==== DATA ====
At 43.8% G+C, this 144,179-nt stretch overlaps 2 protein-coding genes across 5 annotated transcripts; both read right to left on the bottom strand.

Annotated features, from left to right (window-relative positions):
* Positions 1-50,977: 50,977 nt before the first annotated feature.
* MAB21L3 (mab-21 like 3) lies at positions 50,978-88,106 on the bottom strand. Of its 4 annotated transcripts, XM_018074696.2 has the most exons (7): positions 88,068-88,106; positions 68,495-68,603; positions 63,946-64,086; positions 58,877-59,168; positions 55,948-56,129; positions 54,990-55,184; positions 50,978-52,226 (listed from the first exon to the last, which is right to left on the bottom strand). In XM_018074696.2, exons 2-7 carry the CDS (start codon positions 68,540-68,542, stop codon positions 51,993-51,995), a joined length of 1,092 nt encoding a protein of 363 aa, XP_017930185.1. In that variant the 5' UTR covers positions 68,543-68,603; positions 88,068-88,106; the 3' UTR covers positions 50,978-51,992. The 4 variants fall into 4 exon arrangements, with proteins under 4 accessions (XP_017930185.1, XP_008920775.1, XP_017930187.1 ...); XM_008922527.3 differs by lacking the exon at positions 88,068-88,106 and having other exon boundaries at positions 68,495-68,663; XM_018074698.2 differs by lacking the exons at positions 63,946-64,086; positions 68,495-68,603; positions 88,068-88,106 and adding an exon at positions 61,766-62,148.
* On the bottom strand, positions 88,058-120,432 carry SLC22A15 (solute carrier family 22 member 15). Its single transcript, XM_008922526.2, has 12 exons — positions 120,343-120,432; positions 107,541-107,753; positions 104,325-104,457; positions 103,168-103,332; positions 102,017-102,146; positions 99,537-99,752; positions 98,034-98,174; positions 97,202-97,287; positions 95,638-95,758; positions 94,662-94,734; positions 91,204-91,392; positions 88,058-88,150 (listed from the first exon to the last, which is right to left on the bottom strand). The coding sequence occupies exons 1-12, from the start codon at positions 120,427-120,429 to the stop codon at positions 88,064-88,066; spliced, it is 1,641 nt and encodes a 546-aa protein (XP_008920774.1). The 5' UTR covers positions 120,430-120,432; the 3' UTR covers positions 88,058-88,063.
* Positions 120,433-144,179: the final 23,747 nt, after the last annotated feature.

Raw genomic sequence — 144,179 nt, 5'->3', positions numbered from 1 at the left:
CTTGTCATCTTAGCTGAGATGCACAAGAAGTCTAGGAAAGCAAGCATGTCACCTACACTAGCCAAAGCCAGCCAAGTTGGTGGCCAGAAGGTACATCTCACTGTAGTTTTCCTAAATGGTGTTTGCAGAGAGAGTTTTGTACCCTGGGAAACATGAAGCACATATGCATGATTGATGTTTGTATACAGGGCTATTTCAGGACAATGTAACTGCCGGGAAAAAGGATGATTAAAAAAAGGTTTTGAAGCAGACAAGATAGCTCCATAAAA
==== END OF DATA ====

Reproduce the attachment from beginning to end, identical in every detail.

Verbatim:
At 43.8% G+C, this 144,179-nt stretch overlaps 2 protein-coding genes across 5 annotated transcripts; both read right to left on the bottom strand.

Annotated features, from left to right (window-relative positions):
* Positions 1-50,977: 50,977 nt before the first annotated feature.
* MAB21L3 (mab-21 like 3) lies at positions 50,978-88,106 on the bottom strand. Of its 4 annotated transcripts, XM_018074696.2 has the most exons (7): positions 88,068-88,106; positions 68,495-68,603; positions 63,946-64,086; positions 58,877-59,168; positions 55,948-56,129; positions 54,990-55,184; positions 50,978-52,226 (listed from the first exon to the last, which is right to left on the bottom strand). In XM_018074696.2, exons 2-7 carry the CDS (start codon positions 68,540-68,542, stop codon positions 51,993-51,995), a joined length of 1,092 nt encoding a protein of 363 aa, XP_017930185.1. In that variant the 5' UTR covers positions 68,543-68,603; positions 88,068-88,106; the 3' UTR covers positions 50,978-51,992. The 4 variants fall into 4 exon arrangements, with proteins under 4 accessions (XP_017930185.1, XP_008920775.1, XP_017930187.1 ...); XM_008922527.3 differs by lacking the exon at positions 88,068-88,106 and having other exon boundaries at positions 68,495-68,663; XM_018074698.2 differs by lacking the exons at positions 63,946-64,086; positions 68,495-68,603; positions 88,068-88,106 and adding an exon at positions 61,766-62,148.
* On the bottom strand, positions 88,058-120,432 carry SLC22A15 (solute carrier family 22 member 15). Its single transcript, XM_008922526.2, has 12 exons — positions 120,343-120,432; positions 107,541-107,753; positions 104,325-104,457; positions 103,168-103,332; positions 102,017-102,146; positions 99,537-99,752; positions 98,034-98,174; positions 97,202-97,287; positions 95,638-95,758; positions 94,662-94,734; positions 91,204-91,392; positions 88,058-88,150 (listed from the first exon to the last, which is right to left on the bottom strand). The coding sequence occupies exons 1-12, from the start codon at positions 120,427-120,429 to the stop codon at positions 88,064-88,066; spliced, it is 1,641 nt and encodes a 546-aa protein (XP_008920774.1). The 5' UTR covers positions 120,430-120,432; the 3' UTR covers positions 88,058-88,063.
* Positions 120,433-144,179: the final 23,747 nt, after the last annotated feature.

Raw genomic sequence — 144,179 nt, 5'->3', positions numbered from 1 at the left:
CTTGTCATCTTAGCTGAGATGCACAAGAAGTCTAGGAAAGCAAGCATGTCACCTACACTAGCCAAAGCCAGCCAAGTTGGTGGCCAGAAGGTACATCTCACTGTAGTTTTCCTAAATGGTGTTTGCAGAGAGAGTTTTGTACCCTGGGAAACATGAAGCACATATGCATGATTGATGTTTGTATACAGGGCTATTTCAGGACAATGTAACTGCCGGGAAAAAGGATGATTAAAAAAAGGTTTTGAAGCAGACAAGATAGCTCCATAAAA